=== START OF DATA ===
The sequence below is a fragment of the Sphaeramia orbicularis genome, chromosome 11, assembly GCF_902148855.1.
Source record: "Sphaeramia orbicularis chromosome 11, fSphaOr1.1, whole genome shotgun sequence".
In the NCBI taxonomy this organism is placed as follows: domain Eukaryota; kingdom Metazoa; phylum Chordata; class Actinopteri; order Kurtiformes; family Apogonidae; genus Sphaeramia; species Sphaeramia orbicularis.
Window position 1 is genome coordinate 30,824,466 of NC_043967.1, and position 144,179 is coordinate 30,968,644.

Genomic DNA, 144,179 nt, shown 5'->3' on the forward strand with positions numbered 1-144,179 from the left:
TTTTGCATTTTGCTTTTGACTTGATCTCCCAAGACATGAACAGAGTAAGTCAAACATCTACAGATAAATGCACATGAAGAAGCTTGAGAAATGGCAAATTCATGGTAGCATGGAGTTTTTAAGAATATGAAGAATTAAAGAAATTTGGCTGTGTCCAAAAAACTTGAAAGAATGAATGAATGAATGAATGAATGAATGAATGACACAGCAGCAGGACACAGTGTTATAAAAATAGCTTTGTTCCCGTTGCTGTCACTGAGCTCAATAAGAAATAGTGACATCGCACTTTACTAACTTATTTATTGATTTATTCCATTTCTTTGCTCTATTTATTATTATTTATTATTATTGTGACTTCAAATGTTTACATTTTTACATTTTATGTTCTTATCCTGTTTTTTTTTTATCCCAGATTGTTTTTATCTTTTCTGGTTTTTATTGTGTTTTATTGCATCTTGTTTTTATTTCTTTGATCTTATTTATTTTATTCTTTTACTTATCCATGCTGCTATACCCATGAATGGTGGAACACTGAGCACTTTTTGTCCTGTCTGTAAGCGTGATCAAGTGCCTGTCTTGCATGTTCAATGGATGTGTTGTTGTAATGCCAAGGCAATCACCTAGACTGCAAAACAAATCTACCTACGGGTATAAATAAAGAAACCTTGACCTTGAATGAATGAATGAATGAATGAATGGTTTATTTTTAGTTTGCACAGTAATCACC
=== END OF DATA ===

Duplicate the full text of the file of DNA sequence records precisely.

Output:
The sequence below is a fragment of the Sphaeramia orbicularis genome, chromosome 11, assembly GCF_902148855.1.
Source record: "Sphaeramia orbicularis chromosome 11, fSphaOr1.1, whole genome shotgun sequence".
In the NCBI taxonomy this organism is placed as follows: domain Eukaryota; kingdom Metazoa; phylum Chordata; class Actinopteri; order Kurtiformes; family Apogonidae; genus Sphaeramia; species Sphaeramia orbicularis.
Window position 1 is genome coordinate 30,824,466 of NC_043967.1, and position 144,179 is coordinate 30,968,644.

Genomic DNA, 144,179 nt, shown 5'->3' on the forward strand with positions numbered 1-144,179 from the left:
TTTTGCATTTTGCTTTTGACTTGATCTCCCAAGACATGAACAGAGTAAGTCAAACATCTACAGATAAATGCACATGAAGAAGCTTGAGAAATGGCAAATTCATGGTAGCATGGAGTTTTTAAGAATATGAAGAATTAAAGAAATTTGGCTGTGTCCAAAAAACTTGAAAGAATGAATGAATGAATGAATGAATGAATGAATGACACAGCAGCAGGACACAGTGTTATAAAAATAGCTTTGTTCCCGTTGCTGTCACTGAGCTCAATAAGAAATAGTGACATCGCACTTTACTAACTTATTTATTGATTTATTCCATTTCTTTGCTCTATTTATTATTATTTATTATTATTGTGACTTCAAATGTTTACATTTTTACATTTTATGTTCTTATCCTGTTTTTTTTTTATCCCAGATTGTTTTTATCTTTTCTGGTTTTTATTGTGTTTTATTGCATCTTGTTTTTATTTCTTTGATCTTATTTATTTTATTCTTTTACTTATCCATGCTGCTATACCCATGAATGGTGGAACACTGAGCACTTTTTGTCCTGTCTGTAAGCGTGATCAAGTGCCTGTCTTGCATGTTCAATGGATGTGTTGTTGTAATGCCAAGGCAATCACCTAGACTGCAAAACAAATCTACCTACGGGTATAAATAAAGAAACCTTGACCTTGAATGAATGAATGAATGAATGAATGGTTTATTTTTAGTTTGCACAGTAATCACC